I ran towards it, like I would be winning an Olympic Medal any minute, and stood in front of it breathless. I opened it in a split second, and shrieked in petrifying horror, as an ugly mouse jumped out of it. As the mouse jumped on my shoulder and leaped to the ground, I stood in bewilderment, staring at the sight unfolding in front of my eyes. My locker was as pink as a rose, a result of it being flooded with Potassium Permanganate. My research manuscript was in pieces, literally, and it spoke of last night’s horrors. A tear trickled down my cheek as I lifted my now-in-torn-state manuscript, and gazed at it with utmost love. For the last five years, I had locked myself up in this two storey house, away from those idiots who doubted my abilities, and toiled day and night for what now lay in my hands, soaked wet in pink water, and torn into a zillion parts. I cradled its remains, as I witnessed my miserable five years going down the drain. The research had been my religion, and I had worshipped it like a true deity, only to be rewarded by being allowed to witness its sad death. I fell to the floor, as my confidence decayed down, with the fastest half life ever. I wept and whined and cried and sobbed, shrieking for everything to be undone. Not even a molecule of hydrogen moved from its place.
I left my religion on the floor and stood up, wanting to be taken away from the lab immediately. I made a depressing decision to forget all about it, and move on. I couldn’t see myself spending another five, or even one year, or even a minute re-doing all my research. I wiped the uncontrollable tears from my eyes, determined to start life anew. I even had thoughts about giving up science altogether. Maybe being a scientist wasn’t all that great after all. I could do gardening, or sell eggs. Anything that didn’t require passion. Passion was synonymous to betrayal now. I turned to close my locker, wishing that I had got a secret lock or something installed; so that whoever had been here wouldn’t have succeeded in his cruel intentions. I sobbed even more when I realized that even if I found out who had done this blasphemy, I wouldn’t be able to retrieve my research from him. He hadn’t stolen it. He had destroyed it. Distraught, I looked at the locker one last time. As I was just about to close it, I saw a tiny brown paper lying in its farther corner. I picked it up disinterestedly, and opened it. What it read, was the cruelest thing I had ever read in any language or book.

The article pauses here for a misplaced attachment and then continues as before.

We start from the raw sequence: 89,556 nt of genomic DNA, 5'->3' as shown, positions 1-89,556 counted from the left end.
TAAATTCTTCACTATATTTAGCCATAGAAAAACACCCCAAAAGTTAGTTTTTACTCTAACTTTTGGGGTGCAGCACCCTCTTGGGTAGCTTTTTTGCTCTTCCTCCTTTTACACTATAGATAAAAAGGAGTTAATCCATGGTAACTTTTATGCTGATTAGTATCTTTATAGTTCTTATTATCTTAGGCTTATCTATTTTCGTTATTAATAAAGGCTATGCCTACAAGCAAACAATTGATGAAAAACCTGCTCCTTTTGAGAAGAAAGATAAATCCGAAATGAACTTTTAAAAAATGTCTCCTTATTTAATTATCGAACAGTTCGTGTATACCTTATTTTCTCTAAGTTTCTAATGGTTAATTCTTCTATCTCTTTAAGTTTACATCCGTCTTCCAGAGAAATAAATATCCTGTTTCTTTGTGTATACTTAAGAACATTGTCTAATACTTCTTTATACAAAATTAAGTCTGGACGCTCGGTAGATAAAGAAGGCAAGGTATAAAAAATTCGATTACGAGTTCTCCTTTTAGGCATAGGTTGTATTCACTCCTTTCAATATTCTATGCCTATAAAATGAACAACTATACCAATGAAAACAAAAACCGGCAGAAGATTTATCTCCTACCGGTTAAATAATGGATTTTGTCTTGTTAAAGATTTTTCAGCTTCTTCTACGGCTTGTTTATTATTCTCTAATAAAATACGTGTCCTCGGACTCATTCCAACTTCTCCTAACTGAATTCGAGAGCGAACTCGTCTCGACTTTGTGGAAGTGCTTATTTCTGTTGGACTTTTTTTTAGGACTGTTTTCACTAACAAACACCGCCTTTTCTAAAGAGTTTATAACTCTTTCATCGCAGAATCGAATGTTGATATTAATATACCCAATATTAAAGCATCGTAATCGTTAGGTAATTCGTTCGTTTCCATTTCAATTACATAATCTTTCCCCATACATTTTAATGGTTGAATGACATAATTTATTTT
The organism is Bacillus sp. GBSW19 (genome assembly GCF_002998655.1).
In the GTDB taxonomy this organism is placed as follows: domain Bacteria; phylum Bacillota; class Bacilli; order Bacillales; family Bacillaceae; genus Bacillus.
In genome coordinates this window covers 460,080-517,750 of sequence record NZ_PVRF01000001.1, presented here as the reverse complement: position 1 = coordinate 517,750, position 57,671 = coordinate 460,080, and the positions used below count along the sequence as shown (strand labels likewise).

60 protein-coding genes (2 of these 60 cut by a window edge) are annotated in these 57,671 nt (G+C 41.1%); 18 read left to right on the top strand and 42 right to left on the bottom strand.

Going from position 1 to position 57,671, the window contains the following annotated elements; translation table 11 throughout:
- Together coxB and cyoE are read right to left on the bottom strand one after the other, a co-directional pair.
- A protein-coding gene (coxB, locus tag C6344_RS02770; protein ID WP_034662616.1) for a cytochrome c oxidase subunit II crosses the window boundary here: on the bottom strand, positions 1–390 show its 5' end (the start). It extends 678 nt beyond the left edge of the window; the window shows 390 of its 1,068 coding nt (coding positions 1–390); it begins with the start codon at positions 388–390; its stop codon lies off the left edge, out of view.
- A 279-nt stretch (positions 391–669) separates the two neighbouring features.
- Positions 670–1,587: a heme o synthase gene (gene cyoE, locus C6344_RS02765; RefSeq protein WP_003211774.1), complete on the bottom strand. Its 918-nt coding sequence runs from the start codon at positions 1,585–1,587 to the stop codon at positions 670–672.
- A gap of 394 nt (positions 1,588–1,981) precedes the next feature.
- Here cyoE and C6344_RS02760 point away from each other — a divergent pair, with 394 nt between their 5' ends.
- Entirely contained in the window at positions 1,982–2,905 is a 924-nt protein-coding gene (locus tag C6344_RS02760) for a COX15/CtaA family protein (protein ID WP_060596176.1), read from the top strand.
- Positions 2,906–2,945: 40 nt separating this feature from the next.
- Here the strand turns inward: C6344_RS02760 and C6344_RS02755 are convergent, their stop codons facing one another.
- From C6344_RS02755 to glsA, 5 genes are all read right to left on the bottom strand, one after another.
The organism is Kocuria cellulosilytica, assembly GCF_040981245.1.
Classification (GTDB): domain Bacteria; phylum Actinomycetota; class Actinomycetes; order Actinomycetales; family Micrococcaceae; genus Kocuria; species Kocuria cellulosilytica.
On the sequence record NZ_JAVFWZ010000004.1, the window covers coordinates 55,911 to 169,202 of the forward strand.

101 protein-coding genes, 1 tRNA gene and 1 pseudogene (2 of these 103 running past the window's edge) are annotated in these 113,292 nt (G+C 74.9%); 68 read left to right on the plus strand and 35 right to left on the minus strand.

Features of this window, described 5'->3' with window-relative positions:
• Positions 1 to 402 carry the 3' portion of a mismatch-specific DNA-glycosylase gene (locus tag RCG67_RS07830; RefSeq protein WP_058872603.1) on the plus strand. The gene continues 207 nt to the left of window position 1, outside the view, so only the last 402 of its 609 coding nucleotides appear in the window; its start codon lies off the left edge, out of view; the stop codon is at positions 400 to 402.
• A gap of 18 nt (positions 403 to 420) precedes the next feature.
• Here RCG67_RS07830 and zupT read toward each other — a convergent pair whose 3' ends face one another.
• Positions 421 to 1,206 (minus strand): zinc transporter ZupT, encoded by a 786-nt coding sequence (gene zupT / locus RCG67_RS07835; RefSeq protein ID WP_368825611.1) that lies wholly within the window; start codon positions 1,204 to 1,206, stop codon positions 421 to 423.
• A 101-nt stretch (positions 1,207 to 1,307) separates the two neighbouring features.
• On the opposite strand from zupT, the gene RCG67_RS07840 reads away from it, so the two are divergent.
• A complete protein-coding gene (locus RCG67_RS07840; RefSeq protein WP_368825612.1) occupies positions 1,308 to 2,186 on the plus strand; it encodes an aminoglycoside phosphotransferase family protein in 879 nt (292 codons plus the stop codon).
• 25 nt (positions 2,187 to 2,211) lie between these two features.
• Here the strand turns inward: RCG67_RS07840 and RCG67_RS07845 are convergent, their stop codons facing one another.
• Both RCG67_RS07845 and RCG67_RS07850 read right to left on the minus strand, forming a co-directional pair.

‘Maybe being another Einstein isn’t all that easy after all. Einstein would have surely had a lock on his ‘lock’-er. That’s what they are for. Too bad our wannabe Einstein didn’t realize that yet.’

I crushed the note, and wept for my life. I wept for my dead research. I wept for my destructed lab. I wept for my pen stand. I wept for my five years. I wept for making a decision to sell eggs. I wept because I would be following it. I wept for god to see. I wept for myself. I wept for my Nobel.

Maybe the note writer was right.
Maybe there never could be another Einstein.

[Whoever said that science was boring :P I did, before I wrote this. :D]

Thursday, February 5, 2009

Aanchal speaks

This is your post Aanchal. What is called a guest post. Thanks for it. :)

Imagine a pink A4 size sheet, just like the one you gave me. :P
Here goes:
Abhilasha, you're a wonderful person to know. And if I had to define you in one word, it'd be "fascinating". Or, or, "different". :D
We haven't known each other closely, but whatever I know of you, is that you're an amazing confidante and a good friend to have. You're calm and probably a good decision maker. You don't try to talk senseless unlike me, and trust me, that's a good thing. According to the few things that Disha tells me about you, I can say that you're very empathetic and the perfect person to talk to when you're low.:)
That's it, I guess.
I'll miss you.
I'll miss everybody who's leaving!
Miss me too!
Love, Aanchal.

[I thought the idea of a guest post was extremely silly, before I did this. and it isn't all that silly, you know..]